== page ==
Orff resumed "Music Mornings," injecting some entertainment within his limited talk time.  But all good things must come to an end, and new Program Director Scott Jameson's vision included a personality morning show.  He hired former 99Xer Jimmy Baron, who had auditioned as a vacation fill-in for Zakk Tyler.  This time, however, Orff had no late night show to move to since that was now Renee Washington's domain.

A few months ago, after about 2 years off the air, Orff was hired for weekends by Star 94, where his former Dave-FM morning partner, Holly Firfer, is also on the weekend staff.  Star PD Scott Lindy liked what he heard and promoted Orff to evenings.

I doubt the decision was an easy one for Lindy.  Rachel Logan, one of my favorite personalities, was doing an excellent job, a fact that Scott had acknowledged to me a few months ago.  In my mind, either Orff or Rachel would have been a great choice.

The end result is Orff sounds better than ever and fits perfectly into the slot.  The Star 94 weekday staff is outstanding, and each personality complements the others.  In the sometimes cruel world of radio, it's good to know that Orff is back on the air and on one of the market's leading stations.

This is now totally Scott Lindy's Star 94.  He grabbed the programming reins early last fall and has skillfully steered the Hot AC back to dominance.  The war for young women between Q100, B98.5 and Star 94 is a tight one, with B98.5 being especially aggressive and determined to win.  Receiving ratings every month is making the race especially exciting to watch.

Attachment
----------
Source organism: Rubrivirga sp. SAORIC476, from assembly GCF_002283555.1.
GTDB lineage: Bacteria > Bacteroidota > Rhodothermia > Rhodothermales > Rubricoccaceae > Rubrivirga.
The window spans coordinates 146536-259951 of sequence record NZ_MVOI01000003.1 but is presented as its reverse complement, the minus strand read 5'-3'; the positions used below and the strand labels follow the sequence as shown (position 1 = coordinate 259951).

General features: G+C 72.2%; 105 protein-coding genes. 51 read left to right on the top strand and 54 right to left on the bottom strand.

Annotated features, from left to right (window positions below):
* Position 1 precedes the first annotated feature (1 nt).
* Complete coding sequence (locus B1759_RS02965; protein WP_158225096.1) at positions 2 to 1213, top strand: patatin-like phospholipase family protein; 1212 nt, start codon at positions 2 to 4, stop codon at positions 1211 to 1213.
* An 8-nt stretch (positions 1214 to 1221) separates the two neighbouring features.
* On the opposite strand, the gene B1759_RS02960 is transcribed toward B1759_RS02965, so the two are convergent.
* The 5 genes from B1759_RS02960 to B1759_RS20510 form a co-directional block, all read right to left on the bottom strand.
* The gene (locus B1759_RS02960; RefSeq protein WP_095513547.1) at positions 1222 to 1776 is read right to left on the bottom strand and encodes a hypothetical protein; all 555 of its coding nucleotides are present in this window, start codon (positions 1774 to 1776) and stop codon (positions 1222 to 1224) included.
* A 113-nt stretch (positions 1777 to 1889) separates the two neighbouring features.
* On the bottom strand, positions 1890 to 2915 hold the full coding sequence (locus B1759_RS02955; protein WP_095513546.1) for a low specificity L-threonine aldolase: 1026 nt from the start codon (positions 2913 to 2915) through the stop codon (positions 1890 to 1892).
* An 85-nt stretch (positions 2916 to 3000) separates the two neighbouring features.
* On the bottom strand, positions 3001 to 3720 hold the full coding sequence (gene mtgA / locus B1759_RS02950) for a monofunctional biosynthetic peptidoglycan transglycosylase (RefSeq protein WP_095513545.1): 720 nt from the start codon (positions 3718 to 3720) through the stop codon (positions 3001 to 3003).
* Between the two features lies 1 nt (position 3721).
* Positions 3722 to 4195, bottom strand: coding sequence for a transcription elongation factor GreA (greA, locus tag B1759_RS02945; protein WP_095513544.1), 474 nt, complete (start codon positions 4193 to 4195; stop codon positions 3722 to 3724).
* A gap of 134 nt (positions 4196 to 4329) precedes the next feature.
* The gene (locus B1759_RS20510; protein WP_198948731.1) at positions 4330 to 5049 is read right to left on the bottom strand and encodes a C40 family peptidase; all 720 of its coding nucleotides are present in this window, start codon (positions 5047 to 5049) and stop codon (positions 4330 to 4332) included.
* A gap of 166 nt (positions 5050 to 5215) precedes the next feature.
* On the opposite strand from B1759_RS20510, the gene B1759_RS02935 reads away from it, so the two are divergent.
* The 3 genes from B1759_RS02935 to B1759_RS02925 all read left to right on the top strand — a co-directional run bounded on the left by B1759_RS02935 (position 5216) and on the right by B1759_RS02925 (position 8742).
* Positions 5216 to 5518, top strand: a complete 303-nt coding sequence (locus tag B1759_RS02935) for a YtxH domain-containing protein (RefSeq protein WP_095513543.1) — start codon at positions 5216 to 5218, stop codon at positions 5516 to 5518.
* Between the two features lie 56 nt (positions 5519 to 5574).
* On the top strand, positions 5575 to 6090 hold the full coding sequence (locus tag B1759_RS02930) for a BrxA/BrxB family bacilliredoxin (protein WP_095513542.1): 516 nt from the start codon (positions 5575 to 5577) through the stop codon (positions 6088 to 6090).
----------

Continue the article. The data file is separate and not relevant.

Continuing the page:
Join Boomer's Poker Run
If you're into biking, you have a great opportunity to take a beautiful ride into the North Georgia mountains as the autumn colors peak, and help Atlanta radio's Boomer at the same time.  As you may know, he is faced with the expensive proposition of undergoing a kidney transplant.  The Steve Boomer Sutton Benefit Poker Run on October 15 will start at Bodock's in Canton.  The prices are $20 single and $30 double.  Sign up by calling Butch Lawson at 678-630-0935 or visiting Boomer's website,

Thanks for reading.  I would love to hear from you at  Follow us on Twitter at, and we'll follow you back.

Link to Rodney Ho's AJC Radio & TV blog:

Monday, September 12, 2011

Radio One Upping The Power & The Ante

I had seen David Blaine do it.  And I had seen Doug Henning do it.  But I had never seen a radio company do it...until Radio One produced something from nothing.  In fact, Radio One continues to build upon its amazing Atlanta creation.